The Tell: Don’t blame oil prices for a widening gap in government bond yields, says BMO


Hysteria over a flattening yield curve saw a brief reprieve after a sharp selloff in long-dated government bonds sent the 10-year Treasury yield in striking distance of 3%, a key psychological level.

See: Stock investors are freaking out about bonds ending a 3 decadelong bull run—but should they be?

As a result, the spread between the 2-year yield

TMUBMUSD02Y, -0.15%

and the 10-year yield

TMUBMUSD10Y, -0.38%

 has snapped back to 51.4 basis points, still relatively flat, but a large move given that the gap stood at a prerecession width of 41 basis points only on Tuesday.

However, fixed-income gurus Ian Lyngen and Aaron Kohli of BMO Capital Markets say there are plenty of reasons to doubt “the almost universally accepted narrative…that higher commodity prices and the potential for tariffs to trigger pockets of inflation have caused the selloff.”

Market participants had blamed the swiftness of the bearish move on the oil prices

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nearing $70 a barrel which drove 10-year break-even rates, or inflation expectations, over the next decade, close to a more than three-year high of 2.19%, according to Tradeweb data. The corrosive power of higher prices on asset values tend to be felt more acutely at the back-end of the bond market.

Past data, however, showed that higher crude prices were related to a flattening of the yield curve, not a steepening one, said Lyngen and Kohli. The yield curve is a line drawing out a bond’s maturities against rates, with a steeper curve indicating a wider gap between long-dated rates and short-dated rates.

In the chart below, the spread between the 5-year note yield

TMUBMUSD05Y, -0.24%

and the 30-year note yield

TMUBMUSD30Y, -0.29%

one popular gauge on which traders bet on the shape of the curve, has been negatively correlated with oil prices. In other words, the more expensive oil became, the flatter the yield curve.

BMO Capital Markets

The yield curve is related to the flattening

That relationship could reflect the Federal Reserve’s tendency to act more aggressively to tamp down temporary inflation pressures stimulated by higher energy prices. The BMO strategists said if core inflation, stripping out for energy and food prices, pushed above 2%, a steepening yield curve was warranted, but they didn’t sense an upshift in inflation.

Though, the central bank has publicly stated it ignores the ups and downs of crude values, “the notion that near-term [inflation] breakevens are rising means the FOMC has an enhanced ability to push more nominal hikes into the front-end without materially affecting the real rate in a corresponding manner,” said Lyngen and Kohli.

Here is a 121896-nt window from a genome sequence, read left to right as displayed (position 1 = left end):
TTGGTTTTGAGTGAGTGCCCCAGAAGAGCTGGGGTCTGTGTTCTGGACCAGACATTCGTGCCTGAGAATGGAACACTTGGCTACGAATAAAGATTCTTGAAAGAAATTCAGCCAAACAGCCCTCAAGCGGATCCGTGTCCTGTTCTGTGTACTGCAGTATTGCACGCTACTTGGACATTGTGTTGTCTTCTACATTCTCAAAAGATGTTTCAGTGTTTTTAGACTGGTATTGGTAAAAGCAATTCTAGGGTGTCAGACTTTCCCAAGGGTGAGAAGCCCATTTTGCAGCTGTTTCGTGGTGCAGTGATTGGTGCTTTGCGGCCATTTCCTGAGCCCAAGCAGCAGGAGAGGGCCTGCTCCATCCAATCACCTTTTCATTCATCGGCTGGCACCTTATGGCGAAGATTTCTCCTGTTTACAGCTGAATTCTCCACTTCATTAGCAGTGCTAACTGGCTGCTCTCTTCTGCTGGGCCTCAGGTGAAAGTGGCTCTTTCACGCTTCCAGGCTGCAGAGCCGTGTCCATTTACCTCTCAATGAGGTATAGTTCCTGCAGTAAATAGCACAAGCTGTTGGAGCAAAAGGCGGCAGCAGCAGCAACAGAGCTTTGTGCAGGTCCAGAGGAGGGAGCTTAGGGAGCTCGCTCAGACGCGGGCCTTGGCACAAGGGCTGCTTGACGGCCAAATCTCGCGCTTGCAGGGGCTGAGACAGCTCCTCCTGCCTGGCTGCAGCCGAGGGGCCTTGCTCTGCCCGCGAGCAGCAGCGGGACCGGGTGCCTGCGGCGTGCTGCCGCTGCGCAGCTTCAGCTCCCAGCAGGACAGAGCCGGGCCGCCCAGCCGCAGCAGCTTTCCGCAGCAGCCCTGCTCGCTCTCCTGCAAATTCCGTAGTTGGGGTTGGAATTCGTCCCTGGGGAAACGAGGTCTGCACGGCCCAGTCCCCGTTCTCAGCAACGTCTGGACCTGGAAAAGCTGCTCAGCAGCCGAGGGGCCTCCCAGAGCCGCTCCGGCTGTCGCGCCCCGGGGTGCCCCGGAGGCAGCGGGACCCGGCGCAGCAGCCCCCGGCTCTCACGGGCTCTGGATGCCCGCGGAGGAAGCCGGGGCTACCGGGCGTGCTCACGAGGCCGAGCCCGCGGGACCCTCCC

That is, the central bank might have the headroom to raise the fed-funds rate further as higher short-term inflation offsets the rise in borrowing costs, keeping the rise in real yields, or inflation-adjusted rates, contained. Climbing oil prices could thus provide a welcome opportunity for a Fed that wants to push up interest rates to build up ammunition for the next recession but not to the point monetary policy starts to materially hurt economic growth.

Some-market participants have argued a breakout in the real yield and not in the nominal yield is ultimately more destabilizing for financial markets as it leads to a more acute tightening of credit conditions.

The close ties between a flattening curve and higher commodity prices could also suggest that the economy is overheated and entering the last innings of its economic cycle.

“We expect some upward pressure on crude also partly as a result of the fact that we’ve seen recessions preceded by energy spikes, and see it as part of a late-cycle phenomenon that signals the end of the expansion as the Fed accelerates hikes,” Lyngen and Kohli said.

The strategist duo added that higher oil prices could soon reach a threshold where it starts to weigh on a global economy saddled with a record amount of debt.

Their pessimism is shared by other investors. Seventy percent of investors polled in the B.of A. Merrill Lynch fund manager survey for February suggesting the U.S. economy was in the latter stages of its uptrend, a stage marked by elevated commodity prices, tighter credit, higher inflation, and a more aggressive pace of monetary tightening.

Jeffrey Gundlach at DoubleLine Capital, speaking at the Sohn Investment Conference, said commodity indexes tended to outperform the S&P 500 index

SPX, +0.01%

 entering recessions.

Read: Is U.S. economy prepared for oil prices at $70 a barrel?

Also check out: Global debt has reached a record high, IMF says, and three countries are to blame

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